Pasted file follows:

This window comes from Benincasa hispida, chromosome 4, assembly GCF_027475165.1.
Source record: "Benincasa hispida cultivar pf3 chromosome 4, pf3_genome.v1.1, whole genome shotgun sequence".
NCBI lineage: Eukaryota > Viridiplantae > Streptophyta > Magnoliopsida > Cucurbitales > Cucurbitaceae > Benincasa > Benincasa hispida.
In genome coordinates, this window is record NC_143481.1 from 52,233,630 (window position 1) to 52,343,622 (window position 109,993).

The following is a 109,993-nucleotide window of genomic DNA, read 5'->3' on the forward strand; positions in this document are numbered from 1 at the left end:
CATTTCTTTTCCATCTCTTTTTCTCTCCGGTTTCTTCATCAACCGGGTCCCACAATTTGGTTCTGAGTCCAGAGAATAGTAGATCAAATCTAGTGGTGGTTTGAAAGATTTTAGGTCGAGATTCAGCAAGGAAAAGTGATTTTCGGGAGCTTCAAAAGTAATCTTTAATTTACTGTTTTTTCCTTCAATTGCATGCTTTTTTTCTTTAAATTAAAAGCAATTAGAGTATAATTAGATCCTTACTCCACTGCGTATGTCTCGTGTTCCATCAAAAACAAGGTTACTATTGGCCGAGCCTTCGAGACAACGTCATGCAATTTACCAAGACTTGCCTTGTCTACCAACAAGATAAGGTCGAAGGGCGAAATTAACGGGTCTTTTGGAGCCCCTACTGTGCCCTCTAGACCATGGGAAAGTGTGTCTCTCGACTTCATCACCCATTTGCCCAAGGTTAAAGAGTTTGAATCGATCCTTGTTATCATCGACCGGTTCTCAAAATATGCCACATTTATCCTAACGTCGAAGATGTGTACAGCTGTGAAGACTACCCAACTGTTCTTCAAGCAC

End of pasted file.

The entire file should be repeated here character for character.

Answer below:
This window comes from Benincasa hispida, chromosome 4, assembly GCF_027475165.1.
Source record: "Benincasa hispida cultivar pf3 chromosome 4, pf3_genome.v1.1, whole genome shotgun sequence".
NCBI lineage: Eukaryota > Viridiplantae > Streptophyta > Magnoliopsida > Cucurbitales > Cucurbitaceae > Benincasa > Benincasa hispida.
In genome coordinates, this window is record NC_143481.1 from 52,233,630 (window position 1) to 52,343,622 (window position 109,993).

The following is a 109,993-nucleotide window of genomic DNA, read 5'->3' on the forward strand; positions in this document are numbered from 1 at the left end:
CATTTCTTTTCCATCTCTTTTTCTCTCCGGTTTCTTCATCAACCGGGTCCCACAATTTGGTTCTGAGTCCAGAGAATAGTAGATCAAATCTAGTGGTGGTTTGAAAGATTTTAGGTCGAGATTCAGCAAGGAAAAGTGATTTTCGGGAGCTTCAAAAGTAATCTTTAATTTACTGTTTTTTCCTTCAATTGCATGCTTTTTTTCTTTAAATTAAAAGCAATTAGAGTATAATTAGATCCTTACTCCACTGCGTATGTCTCGTGTTCCATCAAAAACAAGGTTACTATTGGCCGAGCCTTCGAGACAACGTCATGCAATTTACCAAGACTTGCCTTGTCTACCAACAAGATAAGGTCGAAGGGCGAAATTAACGGGTCTTTTGGAGCCCCTACTGTGCCCTCTAGACCATGGGAAAGTGTGTCTCTCGACTTCATCACCCATTTGCCCAAGGTTAAAGAGTTTGAATCGATCCTTGTTATCATCGACCGGTTCTCAAAATATGCCACATTTATCCTAACGTCGAAGATGTGTACAGCTGTGAAGACTACCCAACTGTTCTTCAAGCAC